The Service Integrator Model Is Tested
That new model for multi-sourcing management — services integration — did begin to cautiously expand. And both customers and providers began accumulating lessons learned. So we’ll give ourselves a point for this one. Other than cloud computing, service integration might have been the most talked about subject in outsourcing circles in 2013,” says Shawn Helms, partner in the commercial transactions and outsourcing practice of K&L Gates.
The emerging model did certainly get tested. We just don’t know what the results are yet. “The service integrator model, in its various instantiations, is a good model for IT organizations going forward relative to managing a diversified service delivery channel and portfolio,” says KPMG’s Lepeak. “But like any model, it is evolving.”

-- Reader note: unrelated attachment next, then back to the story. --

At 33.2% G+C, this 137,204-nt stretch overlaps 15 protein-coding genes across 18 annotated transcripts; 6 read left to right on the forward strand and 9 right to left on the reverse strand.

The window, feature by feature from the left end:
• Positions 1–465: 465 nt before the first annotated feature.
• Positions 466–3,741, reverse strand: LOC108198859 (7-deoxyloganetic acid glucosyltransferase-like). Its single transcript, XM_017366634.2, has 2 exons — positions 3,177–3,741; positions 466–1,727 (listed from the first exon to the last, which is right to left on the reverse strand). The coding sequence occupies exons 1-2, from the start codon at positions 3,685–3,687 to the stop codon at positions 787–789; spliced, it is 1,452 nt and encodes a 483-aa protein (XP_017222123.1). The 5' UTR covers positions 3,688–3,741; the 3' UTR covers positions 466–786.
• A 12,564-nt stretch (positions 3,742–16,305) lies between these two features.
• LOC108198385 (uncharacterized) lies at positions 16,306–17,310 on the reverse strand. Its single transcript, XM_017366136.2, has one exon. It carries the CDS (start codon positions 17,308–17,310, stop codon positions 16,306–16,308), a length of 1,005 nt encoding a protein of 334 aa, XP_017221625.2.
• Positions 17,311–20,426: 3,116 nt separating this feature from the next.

Transition Troubles Lead to Disputes
OK, this one was a bit of a gimme. Transition issues are a perpetual problem in outsourcing and they were destined to increase along with the complexity, scale, and scope of outsourcing efforts.
“Most customers fail to spend enough time upfront working through the critical transition and transformation details,” says Steve Martin, partner with outsourcing consultancy Pace Harmon. “Oftentimes, deals are negotiated under duress and too many companies assume the provider will bring their implementation ‘A’ team to save the day.”
Off the Mark
Governance (Finally) Grows Up
We said service providers that filled their account teams with contract negotiators and SLA crunchers would be shown the door. We said business leaders would usher in an era of value-driven relationships management. We were wrong.